Nelson Mandela was known as a civil rights leader in South Africa that fought against apartheid. He served a numerous amount of years in prison for his protests. Mandela was born July 18, 1918, in Mvezo, South Africa. Mandela’s birth name was Rolihlahla, and he received the name Nelson from a school teacher. Mandela was a member of the Thimbu royalty, where his father was chief of the city of Mvezo. At the age of twelve his fathered died and he became a ward of Jongintaba. Mandela was the first in his family to receive an education, he attended a local missionary school. Mandela then attended a Methodist secondary school where he excelled in academics, track, and boxing. Mandela heard of the struggles of his ancestors and vowed to make a change for his country. He attended the University College of Fort Hare to purse his bachelor’s degree in Arts. He was expelled for attending a protest at that University. Mandela and his cousin fled to Johannesburg in fear of arranged marriages, and he worked as a night’s watchman and then as a law clerk. In 1943 Mandela returned to Fort Hare and received his bachelor’s degree from University of South Africa. While studying law at the University of Witwatersrand, Mandela became interested in the movement against racial discrimination. Mandela was a member of the African National Congress in 1944 and shortly after he and a few members were trialed for treason. The government of South Africa claimed that the ANC were against the nations polices in 1948. Mandela and his members were acquitted of these charges in 1961. Mandela was forced underground after a peaceful protest, which erupted into violence at the hands of the police. Both the ANC and PAC were banned by the apartheid government after this tragedy. In January of 1962, Mandela was sentenced to five years in prison for leaving South Africa and organizing a workers strike. A year later the trial, best known as “Rivonia Trial”, and “Speech from the Dock” captivated the free world. The Rivonia trial ended with Nelson Mandela receiving 27 years of imprisonment, and 18 years of them were served in harsh conditions. Mandela’s imprisonment brought unwanted international attention to the anti-apartheid movement. Mandela was released from prison in 1990 due to international pressure. Once released he continued campaigning to end apartheid. 1994 was a tremendous year for Nelson Mandela. Mandela and FW de Klerk together won the Noble Peace Prize. Mandela also witnessed his hard work and efforts culminate at the 1994 elections when all South Africans were able to vote. Nelson Mandela won the election and became South Africa’s first democratically elected president. ‘Let Freedom Reign’, 10 May 1994, Inaugural speech is historically significant due to South Africa ending of the apartheid. Nelson Mandela was South Africa’s first black chief executive that insisted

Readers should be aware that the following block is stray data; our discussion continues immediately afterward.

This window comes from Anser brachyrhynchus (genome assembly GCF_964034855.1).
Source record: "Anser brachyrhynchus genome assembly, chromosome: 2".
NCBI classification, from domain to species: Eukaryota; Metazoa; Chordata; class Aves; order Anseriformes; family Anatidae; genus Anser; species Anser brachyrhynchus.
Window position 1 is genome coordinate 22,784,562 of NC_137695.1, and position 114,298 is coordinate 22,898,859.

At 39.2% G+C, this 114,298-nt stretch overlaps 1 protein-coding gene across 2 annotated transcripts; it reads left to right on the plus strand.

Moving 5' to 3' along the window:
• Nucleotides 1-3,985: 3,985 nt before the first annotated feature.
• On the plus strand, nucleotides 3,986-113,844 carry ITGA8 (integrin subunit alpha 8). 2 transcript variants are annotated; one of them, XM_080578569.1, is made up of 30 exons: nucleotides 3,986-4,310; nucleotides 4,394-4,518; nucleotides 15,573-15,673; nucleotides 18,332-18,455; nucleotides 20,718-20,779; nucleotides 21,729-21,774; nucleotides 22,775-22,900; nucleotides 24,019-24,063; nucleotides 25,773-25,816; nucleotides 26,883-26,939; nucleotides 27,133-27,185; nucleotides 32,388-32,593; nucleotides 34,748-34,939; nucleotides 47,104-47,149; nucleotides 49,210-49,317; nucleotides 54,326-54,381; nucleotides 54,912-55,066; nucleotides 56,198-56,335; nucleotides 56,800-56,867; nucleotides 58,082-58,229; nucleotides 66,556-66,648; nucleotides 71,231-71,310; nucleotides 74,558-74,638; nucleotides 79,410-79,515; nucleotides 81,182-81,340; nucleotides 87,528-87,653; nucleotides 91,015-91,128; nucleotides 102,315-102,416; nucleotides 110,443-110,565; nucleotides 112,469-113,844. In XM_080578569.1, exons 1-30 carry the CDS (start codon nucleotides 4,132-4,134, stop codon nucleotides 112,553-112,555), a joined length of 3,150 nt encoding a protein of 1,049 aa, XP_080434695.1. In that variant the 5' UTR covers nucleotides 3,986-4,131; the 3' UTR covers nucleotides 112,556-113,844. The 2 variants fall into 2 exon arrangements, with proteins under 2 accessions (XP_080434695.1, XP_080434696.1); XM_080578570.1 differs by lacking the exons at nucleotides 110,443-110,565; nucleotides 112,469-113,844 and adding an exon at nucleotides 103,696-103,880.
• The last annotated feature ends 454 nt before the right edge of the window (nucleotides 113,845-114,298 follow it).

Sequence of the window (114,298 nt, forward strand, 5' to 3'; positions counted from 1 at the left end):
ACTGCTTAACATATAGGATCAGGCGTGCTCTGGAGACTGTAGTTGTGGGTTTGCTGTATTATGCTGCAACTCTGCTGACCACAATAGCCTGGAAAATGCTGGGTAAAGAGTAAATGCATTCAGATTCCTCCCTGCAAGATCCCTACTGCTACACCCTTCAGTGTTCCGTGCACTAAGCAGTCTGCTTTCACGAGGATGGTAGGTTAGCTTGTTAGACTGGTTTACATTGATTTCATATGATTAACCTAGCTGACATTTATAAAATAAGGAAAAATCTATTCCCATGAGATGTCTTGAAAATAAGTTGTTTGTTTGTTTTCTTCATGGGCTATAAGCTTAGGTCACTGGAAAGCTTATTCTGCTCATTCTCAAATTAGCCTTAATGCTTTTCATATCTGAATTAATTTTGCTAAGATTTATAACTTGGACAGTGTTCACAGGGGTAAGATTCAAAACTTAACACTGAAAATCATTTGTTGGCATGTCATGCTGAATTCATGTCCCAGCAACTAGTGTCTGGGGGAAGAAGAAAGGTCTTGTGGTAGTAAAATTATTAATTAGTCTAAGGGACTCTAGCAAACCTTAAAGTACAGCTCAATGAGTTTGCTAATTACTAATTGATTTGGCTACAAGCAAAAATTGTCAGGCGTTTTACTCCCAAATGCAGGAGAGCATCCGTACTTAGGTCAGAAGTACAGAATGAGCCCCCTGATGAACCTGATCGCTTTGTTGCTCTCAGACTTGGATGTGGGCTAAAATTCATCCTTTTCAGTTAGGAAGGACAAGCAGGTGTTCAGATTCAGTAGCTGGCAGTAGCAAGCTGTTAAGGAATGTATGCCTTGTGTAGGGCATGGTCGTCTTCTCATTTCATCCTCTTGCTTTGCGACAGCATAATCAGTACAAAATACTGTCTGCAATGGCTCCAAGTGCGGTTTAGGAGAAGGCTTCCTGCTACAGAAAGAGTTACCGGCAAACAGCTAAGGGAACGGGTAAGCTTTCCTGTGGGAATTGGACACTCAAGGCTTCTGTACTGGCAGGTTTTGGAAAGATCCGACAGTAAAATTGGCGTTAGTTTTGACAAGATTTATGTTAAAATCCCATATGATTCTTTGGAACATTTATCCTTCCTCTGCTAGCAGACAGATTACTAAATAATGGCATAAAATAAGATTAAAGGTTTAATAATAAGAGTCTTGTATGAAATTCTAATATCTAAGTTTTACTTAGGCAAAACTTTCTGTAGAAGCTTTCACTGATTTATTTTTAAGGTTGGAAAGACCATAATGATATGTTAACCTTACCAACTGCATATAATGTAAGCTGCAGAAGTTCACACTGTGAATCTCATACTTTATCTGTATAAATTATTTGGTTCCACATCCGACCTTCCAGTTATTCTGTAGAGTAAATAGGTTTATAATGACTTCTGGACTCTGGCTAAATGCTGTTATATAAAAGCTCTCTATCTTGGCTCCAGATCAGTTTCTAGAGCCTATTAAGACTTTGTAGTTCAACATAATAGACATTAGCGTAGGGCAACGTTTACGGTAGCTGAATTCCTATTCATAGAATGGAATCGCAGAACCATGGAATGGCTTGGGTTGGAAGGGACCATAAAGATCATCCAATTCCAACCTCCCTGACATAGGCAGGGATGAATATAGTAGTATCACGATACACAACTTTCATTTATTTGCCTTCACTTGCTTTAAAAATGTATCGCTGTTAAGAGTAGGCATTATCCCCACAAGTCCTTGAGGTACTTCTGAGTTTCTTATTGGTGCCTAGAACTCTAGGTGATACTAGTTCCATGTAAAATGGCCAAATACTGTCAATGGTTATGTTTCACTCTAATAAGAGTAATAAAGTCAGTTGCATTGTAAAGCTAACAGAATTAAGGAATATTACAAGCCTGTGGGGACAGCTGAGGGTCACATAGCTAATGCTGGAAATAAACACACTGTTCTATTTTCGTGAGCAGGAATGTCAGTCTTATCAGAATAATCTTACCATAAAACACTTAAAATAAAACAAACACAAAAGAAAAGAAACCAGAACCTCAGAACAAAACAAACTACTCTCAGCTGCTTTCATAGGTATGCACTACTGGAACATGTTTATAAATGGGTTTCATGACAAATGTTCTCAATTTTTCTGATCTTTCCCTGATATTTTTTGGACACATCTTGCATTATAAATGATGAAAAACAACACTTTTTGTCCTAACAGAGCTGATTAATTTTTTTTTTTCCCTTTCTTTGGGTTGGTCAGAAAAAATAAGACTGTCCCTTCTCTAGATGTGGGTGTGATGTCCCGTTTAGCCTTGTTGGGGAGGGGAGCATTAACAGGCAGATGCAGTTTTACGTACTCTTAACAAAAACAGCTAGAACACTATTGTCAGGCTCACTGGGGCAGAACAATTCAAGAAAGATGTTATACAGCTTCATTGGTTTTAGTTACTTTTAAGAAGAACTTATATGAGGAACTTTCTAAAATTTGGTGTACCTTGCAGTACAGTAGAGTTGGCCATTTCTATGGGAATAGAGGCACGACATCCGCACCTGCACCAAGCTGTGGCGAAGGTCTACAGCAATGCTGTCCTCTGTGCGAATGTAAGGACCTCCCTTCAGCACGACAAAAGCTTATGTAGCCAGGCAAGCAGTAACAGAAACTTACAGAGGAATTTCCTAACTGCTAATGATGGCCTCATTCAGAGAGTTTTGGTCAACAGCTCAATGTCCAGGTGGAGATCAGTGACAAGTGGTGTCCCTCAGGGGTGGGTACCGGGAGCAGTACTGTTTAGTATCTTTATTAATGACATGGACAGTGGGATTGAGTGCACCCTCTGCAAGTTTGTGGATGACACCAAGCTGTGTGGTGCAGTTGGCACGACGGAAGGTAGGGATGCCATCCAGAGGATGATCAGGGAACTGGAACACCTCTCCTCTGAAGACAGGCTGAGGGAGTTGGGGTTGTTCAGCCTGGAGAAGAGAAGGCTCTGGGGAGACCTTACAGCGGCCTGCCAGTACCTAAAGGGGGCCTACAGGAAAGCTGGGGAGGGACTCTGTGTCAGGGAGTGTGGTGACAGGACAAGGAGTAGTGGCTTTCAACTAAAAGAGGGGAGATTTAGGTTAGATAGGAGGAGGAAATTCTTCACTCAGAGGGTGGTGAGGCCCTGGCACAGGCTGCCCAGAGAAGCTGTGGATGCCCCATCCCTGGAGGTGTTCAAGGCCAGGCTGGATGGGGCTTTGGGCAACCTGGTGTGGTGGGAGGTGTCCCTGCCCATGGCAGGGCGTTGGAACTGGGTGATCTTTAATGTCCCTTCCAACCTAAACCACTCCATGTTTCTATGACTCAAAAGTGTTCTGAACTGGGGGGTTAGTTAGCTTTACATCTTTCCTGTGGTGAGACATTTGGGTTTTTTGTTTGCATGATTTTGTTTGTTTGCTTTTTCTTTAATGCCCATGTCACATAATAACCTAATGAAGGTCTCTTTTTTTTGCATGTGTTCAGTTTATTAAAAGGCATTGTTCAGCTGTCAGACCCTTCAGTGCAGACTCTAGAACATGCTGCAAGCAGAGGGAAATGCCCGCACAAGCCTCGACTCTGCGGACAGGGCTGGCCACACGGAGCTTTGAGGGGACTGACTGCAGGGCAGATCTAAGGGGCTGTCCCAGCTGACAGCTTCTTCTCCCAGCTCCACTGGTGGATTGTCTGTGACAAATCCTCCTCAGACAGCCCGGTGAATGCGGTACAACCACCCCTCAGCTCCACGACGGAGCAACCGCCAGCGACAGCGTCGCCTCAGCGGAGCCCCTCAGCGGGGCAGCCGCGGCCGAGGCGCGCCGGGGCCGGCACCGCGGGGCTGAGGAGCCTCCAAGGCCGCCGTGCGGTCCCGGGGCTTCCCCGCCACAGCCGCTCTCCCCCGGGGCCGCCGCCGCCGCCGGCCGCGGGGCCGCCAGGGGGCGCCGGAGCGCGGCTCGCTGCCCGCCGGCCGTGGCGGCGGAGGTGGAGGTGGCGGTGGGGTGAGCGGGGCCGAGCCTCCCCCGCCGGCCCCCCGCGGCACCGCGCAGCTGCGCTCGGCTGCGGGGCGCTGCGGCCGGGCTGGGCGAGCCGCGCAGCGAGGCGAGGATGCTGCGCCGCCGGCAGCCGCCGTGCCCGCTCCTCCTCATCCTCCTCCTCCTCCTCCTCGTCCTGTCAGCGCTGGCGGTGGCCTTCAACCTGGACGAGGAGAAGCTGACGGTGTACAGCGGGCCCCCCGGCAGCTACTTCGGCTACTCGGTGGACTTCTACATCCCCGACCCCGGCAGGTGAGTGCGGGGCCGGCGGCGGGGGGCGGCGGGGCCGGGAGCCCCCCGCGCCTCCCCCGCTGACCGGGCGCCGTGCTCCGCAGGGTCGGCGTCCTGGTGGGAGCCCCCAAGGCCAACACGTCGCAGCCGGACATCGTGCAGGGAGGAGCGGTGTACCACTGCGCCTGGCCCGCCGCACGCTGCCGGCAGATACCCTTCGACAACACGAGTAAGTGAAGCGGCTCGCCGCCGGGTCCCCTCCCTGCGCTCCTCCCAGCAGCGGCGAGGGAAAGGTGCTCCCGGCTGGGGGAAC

Nieto 2 ending decades of injustice set by his country’s government. This speech was echoed internationally, reaching millions of listeners. Mandela opened his heart, mind, and emotions to praise South Africa’s substantiated gratitude. March 7, Mandela refused the offer of separated homelands by the white right-wingers, then just a few days later he was declared the winner of the Presidency, making Mandela the first black South African President. This moment changed South Africa’s prospective for equality, unity, and prosperity. This was Mandela’s dream to build a united South Africa. Then in the event he lived to see some of the changes happen right before his eyes, unlike Martin Luther King, Jr. When Mandela delivered ‘Let Freedom Reign’, his audience was the patriotic, symbolic, and united patrons of the world. The people of the country or world that stood for equality and justice. Mandela was leading by example placing all aspects of life out in this speech. Forgiveness, love, trust, honesty, and many more outlooks on life. Mandela delivered a message of symbolism to South Africa and the world in this speech. Prosperity and happiness is a common goal that everyone should portray. There are numerous messages received from ‘Let Freedom Reign’, my favorite part of the speech is: “We must therefore act together as a united people, for national reconciliation, for nation building, for the birth of a new world. Let there be justice for all. Let there be peace for all. Let there be work, bread, water and salt for all.” This particular statement representing unity and equality as a country. South Africa collaborated to overcome racism, sexism, and inequality. They will prosper, have human dignity, and reconciliation building a new world. Mandela reiterates unity throughout his speech, specifying the importance. Unity continually moves this country forward. He made sure to address the suppressed forces to remind his country this is where and how it shall be. Referring to the people of South Africa as the fruit and trees that grow from the soil of Africa. Staying grounded, and united as this is your country. Many interrupted this speech in their own, I know that each that heard this speech had an positive thought on their mind. Nelson Mandela knew his dream was evolving right before his eyes during his Inauguration speech. Mandela was grateful to see that South Africa made a way for themselves by working together. We, us, our, signifies togetherness, teamwork, and a common goal. No one person alone can build up a country it takes a village and they worked as that village to overcome trials and tribulations. These pronouns are uplifting to any group that have finally reached a goal together as a team. Mandela knew that his country needed to hear that they accomplished a mission together, and he used the perfect pronouns to get the message across. We, us, and our!!! They will always remember that it was South Africa who accomplished the goal, and South Africa that will keep working together to making South Africa better. This speech effectiveness began right from the very start. “Today all of us do, by our presence here, and by our celebrations in other parts of our country and the world, confer glory and hope to new born Liberty.” Mandela has in the way he be Mandela did not personally set out his own goals but goals of many others in his country that wanted to have the same peace. Everyone in that audience were experiencing his same admirations. They wanted to be known as people not property, and some of the analogies Mandela used give the audience their presence in South Africa. The struggles of freedom, equality, and injustice affected them all in some aspect of their lives. Hearing that you can forgive a person for their injustice against and move on heals your heart, and you can move forward with your life.